HP's Half Step Back Into Data Warehousing

Vertica acquisition fills a big gap, but it also raises questions about Hewlett Packard's alliances and broader ambitions.
I've talked to plenty of customers who have considered both column-store and row-store databases for the same application. AOL and Provisio, for example, both considered column-store and row-store, and the latter replaced a Microsoft SQL Server deployment with ParAccel, a column-store competitor to Vertica.

HP's alliance with SAP would seem to be unshakable, but it can't be sitting well in Walldorf, Germany, that HP is buying the arch rival of Sybase's Sybase IQ product. Vertica has been going after Sybase customers and openly criticizing Sybase's IQ product for years.

One slam Vertica has used in recent years has been to site Sybase IQ's lack of support for massively parallel processing (MPP). But that recently changed when Sybase added an MPP option. Sybase, like Vertica, has also been working on supporting faster data loading, mixed query workloads and larger numbers of users. Sybase's progress toward handing EDW deployments was specifically cited by Gartner in its recent Magic Quadrant report on data warehousing vendors.

Infobright is another vendor working on the historic drawback of column-store databases: slow loading speeds. Infobright introduced a Distributed Load Processor option this week to speed loading to up to one terabyte per hour. Fast loading is essential to deliver near-real-time analysis of data, and it's a challenge Vertica addressed in 2009 with its FlexStore feature.

Kognitio's introduction of an MDX connector for OLAP will appeal particularly to shops using Microsoft Analysis Services for online analytical processing. The connector will effectively eliminate the need to build cubes as the Kognitio database itself will serve up multidimentional data for fast analysis.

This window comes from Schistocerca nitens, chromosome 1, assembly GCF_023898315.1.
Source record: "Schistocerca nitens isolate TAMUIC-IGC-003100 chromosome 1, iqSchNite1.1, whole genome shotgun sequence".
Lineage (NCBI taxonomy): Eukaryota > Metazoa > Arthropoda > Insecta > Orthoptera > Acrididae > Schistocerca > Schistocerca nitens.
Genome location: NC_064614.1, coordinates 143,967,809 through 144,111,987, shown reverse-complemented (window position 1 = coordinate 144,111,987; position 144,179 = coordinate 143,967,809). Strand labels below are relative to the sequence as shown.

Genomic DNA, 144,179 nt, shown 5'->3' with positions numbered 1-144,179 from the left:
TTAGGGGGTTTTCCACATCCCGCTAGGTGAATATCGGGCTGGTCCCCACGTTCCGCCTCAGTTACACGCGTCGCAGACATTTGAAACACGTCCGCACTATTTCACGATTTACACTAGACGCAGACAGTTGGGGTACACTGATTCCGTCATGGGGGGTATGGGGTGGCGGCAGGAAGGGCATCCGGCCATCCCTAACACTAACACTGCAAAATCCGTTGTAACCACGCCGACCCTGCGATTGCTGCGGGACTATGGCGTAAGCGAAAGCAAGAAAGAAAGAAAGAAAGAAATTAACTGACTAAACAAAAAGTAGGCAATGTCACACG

Will Vertica respond? These are the kinds of choices HP will have to make that may put it in closer competition with Microsoft offerings.

Divided Loyalties

Where Microsoft and Sybase are concerned, the loyalties of HP customers, not to mention HP salespeople, are likely to be tested. Historically customers choose the database first and the hardware second, but appliances are blurring those lines. Make no mistake, there will be deals in which HP-Vertica and Microsoft and HP-Vertica and Sybase, and SAP company, will be competing for the same customers.

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As for HP's broader ambitions, the spokesperson offered only a broad statement about "continued investment in enterprise information optimization," noting he couldn't get into specifics in a pre-earnings quiet period.

I wouldn't expect HP to divulge any detailed plans, but the acquisition of Vertica is only a half step back into data warehousing. To compete with the likes of IBM, Oracle and Teradata, HP will have to somehow address the mixed-query, high-user-number EDW market it gave up on -- if, indeed, it intends to compete at the top end of the market.

And beyond databases and appliances, HP must also address the gaping holes in data integration, data quality, business intelligence and analytics portfolios. For that, we'll have to wait for yet more acquisitions.

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